I find it funny how points of minutia are turned into all-or-nothing arguments. How often, at church, do the exact age of the earth or the origins of race come into discussion as topics pertinent to salvation? In light of the arguments for the need of science to adapt and refine, why criticize religion for doing the same? Religion was never meant to be in the business of answering “how”, and you’ll be hard-pressed to find many Mormons who view nineteenth-century speculations that rightfully belong to the realm of science as final. BYU has a fantastic evolutionary biology program, because Mormons aren’t afraid of discovering truth, whether or not it appears at first glance to be scripturally-supported. Of course there are exceptions to this rule as we’re all only human. But Joseph Smith defined the word Mormon as literally meaning “More good.” If there is anything virtuous, lovely, or of good report (including any and all scientific data that sheds greater light about the origins and destiny of our planet), we seek it out. Whatever you think of Joseph Smith, nearly every section in the Doctrine and Covenants came as a result of asking a question and seeking an answer.

Much has been said of cognitive dissonance. But every time you point a finger, four point back at yourself. What about the cognitive dissonance that would come from abandoning a moral framework, a purpose to life, a family bond, a tie to our ancestors, a world-wide force for good, a personal accountability to God, and a quest for eternal progression and perfection … solely on behalf of the appearance of intellectual incongruities? There is no scientific principle or historical fact that I can’t learn and internalize as well within the church as without it. From my experience, this so-called Mormon thought-policing doesn’t exist. Yes, church isn’t an appropriate place to discuss contraversial history or the latest in string theory any more than lobbying for Rand Paul is appropriate at a Democratic rally. But those who really understand the Gospel know that the acquisition of knowledge and truth is entirely up to the individual. Are we going to search for information that fits within our world view and be skeptical of information that doesn’t? Of course. Everyone does this, because anything less would be unscientific. We have to stick with what we know, not what we don’t. People stay in the church because of an abundance of evidence that the fruits of the church are good.

Furthermore, it’s ironic how these appeals to the finality of science are, in themselves, nothing short of religious. Can science tell me how to live a fulfilling life, how to raise a family, or how to build a strong society? It’s possible that the answer to all of these questions could someday be yes, but in the mean time, are we going to live out our lives as lab rats? In his documentary “The God Delusion”, the famous atheist Richard Dawkins makes the argument that children are wired to receive instruction from their parents, because children can’t afford to learn through scientific observation. E.g. a child cannot test whether or not it’s a good idea to crawl off a cliff. To use this same logic, what if Dr. Freud concludes that sleeping around is perfectly natural and acceptable, and a few years later, everyone’s dying of STD’s? Do we not all need a roadmap that transcends the latest worldly opinions? Science is a terrible epistamology for determing moral frameworks. To state otherwise is nothing short of a religious opinion.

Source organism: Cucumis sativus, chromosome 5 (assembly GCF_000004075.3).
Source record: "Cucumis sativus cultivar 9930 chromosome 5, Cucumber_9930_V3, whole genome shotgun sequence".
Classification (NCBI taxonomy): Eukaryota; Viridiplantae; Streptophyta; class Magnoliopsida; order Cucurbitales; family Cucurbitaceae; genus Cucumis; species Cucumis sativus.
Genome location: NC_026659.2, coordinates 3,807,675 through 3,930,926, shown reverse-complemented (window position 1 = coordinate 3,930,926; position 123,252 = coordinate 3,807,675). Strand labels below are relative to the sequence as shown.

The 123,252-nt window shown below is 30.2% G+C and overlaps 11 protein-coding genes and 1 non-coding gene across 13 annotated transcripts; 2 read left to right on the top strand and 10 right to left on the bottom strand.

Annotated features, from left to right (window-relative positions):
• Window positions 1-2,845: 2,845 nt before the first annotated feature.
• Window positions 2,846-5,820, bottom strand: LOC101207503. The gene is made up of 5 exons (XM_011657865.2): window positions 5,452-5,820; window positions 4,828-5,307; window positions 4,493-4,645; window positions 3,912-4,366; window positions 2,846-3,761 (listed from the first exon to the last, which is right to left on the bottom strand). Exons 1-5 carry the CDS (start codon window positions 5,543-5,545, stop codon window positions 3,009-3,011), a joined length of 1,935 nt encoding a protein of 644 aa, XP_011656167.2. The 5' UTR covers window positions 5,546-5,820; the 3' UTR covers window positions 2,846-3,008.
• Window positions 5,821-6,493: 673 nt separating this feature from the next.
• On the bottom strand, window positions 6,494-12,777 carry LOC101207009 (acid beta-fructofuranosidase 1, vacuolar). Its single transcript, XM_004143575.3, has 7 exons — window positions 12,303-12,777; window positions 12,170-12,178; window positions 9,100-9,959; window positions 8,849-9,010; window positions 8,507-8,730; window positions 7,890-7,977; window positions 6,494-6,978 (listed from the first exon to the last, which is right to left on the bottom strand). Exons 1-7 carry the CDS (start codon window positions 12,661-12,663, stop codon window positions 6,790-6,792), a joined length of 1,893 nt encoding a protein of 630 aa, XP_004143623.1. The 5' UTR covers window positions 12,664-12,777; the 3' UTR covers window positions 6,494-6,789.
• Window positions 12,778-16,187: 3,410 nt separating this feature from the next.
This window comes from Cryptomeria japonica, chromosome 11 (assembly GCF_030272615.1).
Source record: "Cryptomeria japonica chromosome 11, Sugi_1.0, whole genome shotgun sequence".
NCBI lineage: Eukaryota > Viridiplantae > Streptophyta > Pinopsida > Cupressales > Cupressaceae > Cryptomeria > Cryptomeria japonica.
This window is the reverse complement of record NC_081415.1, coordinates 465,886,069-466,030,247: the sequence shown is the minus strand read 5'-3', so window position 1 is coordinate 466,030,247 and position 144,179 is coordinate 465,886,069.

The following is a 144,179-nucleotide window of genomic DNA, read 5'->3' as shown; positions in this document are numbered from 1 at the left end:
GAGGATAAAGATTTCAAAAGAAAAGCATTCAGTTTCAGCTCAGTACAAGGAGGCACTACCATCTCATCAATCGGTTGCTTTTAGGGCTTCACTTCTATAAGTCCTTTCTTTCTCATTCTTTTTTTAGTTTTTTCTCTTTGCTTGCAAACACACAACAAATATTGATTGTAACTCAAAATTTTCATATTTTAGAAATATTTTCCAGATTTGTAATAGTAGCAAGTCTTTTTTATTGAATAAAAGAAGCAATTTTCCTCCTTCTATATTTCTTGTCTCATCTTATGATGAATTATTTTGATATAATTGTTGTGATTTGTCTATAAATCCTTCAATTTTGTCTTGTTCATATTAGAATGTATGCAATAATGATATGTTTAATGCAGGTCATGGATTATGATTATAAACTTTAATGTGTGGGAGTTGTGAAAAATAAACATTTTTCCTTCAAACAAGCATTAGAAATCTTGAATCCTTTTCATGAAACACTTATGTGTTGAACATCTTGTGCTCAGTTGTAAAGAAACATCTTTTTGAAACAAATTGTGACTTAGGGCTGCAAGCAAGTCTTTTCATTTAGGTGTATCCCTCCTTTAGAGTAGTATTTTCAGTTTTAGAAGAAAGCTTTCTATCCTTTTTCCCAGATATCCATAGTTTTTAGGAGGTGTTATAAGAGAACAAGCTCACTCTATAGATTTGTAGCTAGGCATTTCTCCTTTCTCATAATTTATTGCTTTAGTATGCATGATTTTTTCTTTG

Genetic research has not disproven the Book of Mormon. There is overwhelming evidence that Joseph Smith possessed gold plates, just as the resurrection of Jesus Christ is one of the best-attested facts in ancient history. It’s not science that contradicts these points, it’s religion, a religion that believes that such fantastic claims could not possibly be true. While this is a perfectly understandable belief, my point is that pure religion is not un-scientific anymore than what’s often deemed as science is non-religious. It is a matter of faith to say that we know that all life evolved from a single cell on earth. This appears to be plausible, but there are so many unknowns. How do we account for the anomalies of the Cambrian Explosion, for evolutionary advantages that appear out of order, for the apparent introduction of a new species every million years or so, and then the sudden cessation of such upon the arrival of humans? Perhaps a better question is how do we explain how these facts seem to mysteriously align with Genesis 1?

When you look for contradictions, you’ll find them. When you look at the bigger picture, there is so much harmony. Photons that mysteriously behave in consequence of human will … evidence of paralellel universes that could be interacting with our own … the question of what it was that could have incited the big bang … a mind-blowing number of expolanets that could harbor life … the nearly-perfect calibration of Earth … the fact that only 5% of the known universe is even observable … It’s not just that the universe is wide-open for the existence of transcendent beings or that no one can disprove their existence. Those aren’t good arguments for faith. It’s that either way you look at the universe, you’ll see what you want to see. Science presents us with little more than an open book with which to define our purpose and destinies. We can’t escape religion. We can only choose what to put our faith in.